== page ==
Trip to Ireland
September – October 2006
Friday 29 September
After a leisurely Irish
walked through the beautiful gardens and took in the museum. The best part was the walk through a medieval
town although the entire exhibit was well done. The 275 bus to Dingle
was again a talking bus, but
we were treated to a duet of two monologues. The two women managed to
talking, without pause, right through to Dingle. There are great banks
of fuschia hedge which is not
We left Tralee
came through heavy rain and arrived at Dingle in the sun.
Lunch was at John Benny's pub:
Shepherds Pie/Roast beef
Irish coffee (Mary)
Dingle obviously makes a great deal from the
many of the attractions were closed down already although many of the
tacky stores were still open.
We took the bus back in wonderful weather. The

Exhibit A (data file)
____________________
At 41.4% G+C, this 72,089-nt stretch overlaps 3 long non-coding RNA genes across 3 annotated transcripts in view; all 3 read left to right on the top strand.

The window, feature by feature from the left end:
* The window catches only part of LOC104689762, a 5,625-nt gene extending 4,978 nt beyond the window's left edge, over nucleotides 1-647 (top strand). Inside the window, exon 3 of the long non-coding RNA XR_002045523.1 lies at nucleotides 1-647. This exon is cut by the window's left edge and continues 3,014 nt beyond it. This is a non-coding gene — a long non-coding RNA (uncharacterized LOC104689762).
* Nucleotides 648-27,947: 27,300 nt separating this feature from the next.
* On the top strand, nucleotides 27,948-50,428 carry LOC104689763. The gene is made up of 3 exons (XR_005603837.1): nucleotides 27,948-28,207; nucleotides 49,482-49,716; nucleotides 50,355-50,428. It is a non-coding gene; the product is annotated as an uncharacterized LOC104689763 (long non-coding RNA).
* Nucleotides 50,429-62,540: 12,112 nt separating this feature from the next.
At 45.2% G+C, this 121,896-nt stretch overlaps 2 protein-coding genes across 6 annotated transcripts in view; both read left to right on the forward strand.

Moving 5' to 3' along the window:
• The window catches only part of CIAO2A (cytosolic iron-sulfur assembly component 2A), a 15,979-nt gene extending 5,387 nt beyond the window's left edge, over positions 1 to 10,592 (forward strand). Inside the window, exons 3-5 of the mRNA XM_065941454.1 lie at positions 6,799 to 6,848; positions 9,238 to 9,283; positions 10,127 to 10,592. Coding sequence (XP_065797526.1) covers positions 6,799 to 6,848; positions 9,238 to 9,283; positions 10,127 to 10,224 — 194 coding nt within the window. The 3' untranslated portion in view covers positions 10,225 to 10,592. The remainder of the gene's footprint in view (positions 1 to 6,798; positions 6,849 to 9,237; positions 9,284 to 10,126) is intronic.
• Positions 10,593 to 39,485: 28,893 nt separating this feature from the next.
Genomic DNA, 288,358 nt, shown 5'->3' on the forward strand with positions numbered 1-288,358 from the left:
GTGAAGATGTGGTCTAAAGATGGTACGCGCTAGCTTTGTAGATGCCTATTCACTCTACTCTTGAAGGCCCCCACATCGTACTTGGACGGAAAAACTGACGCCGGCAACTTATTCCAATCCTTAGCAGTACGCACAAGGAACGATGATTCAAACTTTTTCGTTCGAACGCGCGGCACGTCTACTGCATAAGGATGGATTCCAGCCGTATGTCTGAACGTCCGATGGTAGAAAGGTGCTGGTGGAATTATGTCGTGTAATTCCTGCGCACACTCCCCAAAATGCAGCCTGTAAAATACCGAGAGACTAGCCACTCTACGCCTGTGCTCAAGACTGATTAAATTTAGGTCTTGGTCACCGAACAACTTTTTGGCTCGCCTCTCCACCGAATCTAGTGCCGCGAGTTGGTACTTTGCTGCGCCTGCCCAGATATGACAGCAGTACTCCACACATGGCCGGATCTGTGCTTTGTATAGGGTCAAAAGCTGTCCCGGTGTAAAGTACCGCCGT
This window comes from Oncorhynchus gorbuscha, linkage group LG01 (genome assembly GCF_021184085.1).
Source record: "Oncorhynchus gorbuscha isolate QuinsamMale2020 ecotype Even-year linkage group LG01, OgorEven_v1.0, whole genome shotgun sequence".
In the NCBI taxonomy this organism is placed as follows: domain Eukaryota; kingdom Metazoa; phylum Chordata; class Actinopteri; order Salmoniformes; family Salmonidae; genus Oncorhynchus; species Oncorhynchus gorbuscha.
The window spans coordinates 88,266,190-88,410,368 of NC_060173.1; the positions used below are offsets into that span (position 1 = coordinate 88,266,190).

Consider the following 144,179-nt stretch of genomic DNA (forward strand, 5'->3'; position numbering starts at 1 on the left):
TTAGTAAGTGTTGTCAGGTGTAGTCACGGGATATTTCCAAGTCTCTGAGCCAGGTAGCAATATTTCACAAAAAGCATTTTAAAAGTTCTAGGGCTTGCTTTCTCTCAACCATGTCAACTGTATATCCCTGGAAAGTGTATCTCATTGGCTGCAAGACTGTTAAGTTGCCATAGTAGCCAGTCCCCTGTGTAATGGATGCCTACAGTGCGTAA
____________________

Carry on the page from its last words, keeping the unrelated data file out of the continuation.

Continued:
hills were very green indeed and the
sheep looked like poppy seed had been sprinkled all over a green lawn.
Sean, our driver knew how to pace himself to keep
there were a couple of long waits.A grumpy old man got off just
outside of Dingle. He had got on, on the
way in and didn't have
the right change. It didn't look as if
he paid on the way back either. Sean let us down in Bennerville and we
Ireland´s only commercially operated windmill. It is also the
tallest of its
kind in Europe: 21.3 metres high.
century windmill is now open to the public. There are many fascinating
to be seen as the giant sails turn. The adjoining building houses
exhibitions on emigration and The History of Milling.
The mill was interesting in itself but there was a
viewing area over the mud flats where we could see curlews, oyster
lapwings and many other wading birds. As we left to walk into Tralee
along the canal a cloud covered the sun and the light gave some
effects. It was a pleasant sunny return
to Tralee. We
several fields of cattle and some
horses, one of which was a still as a statue.
There were a family of swans in the canal basin, male, female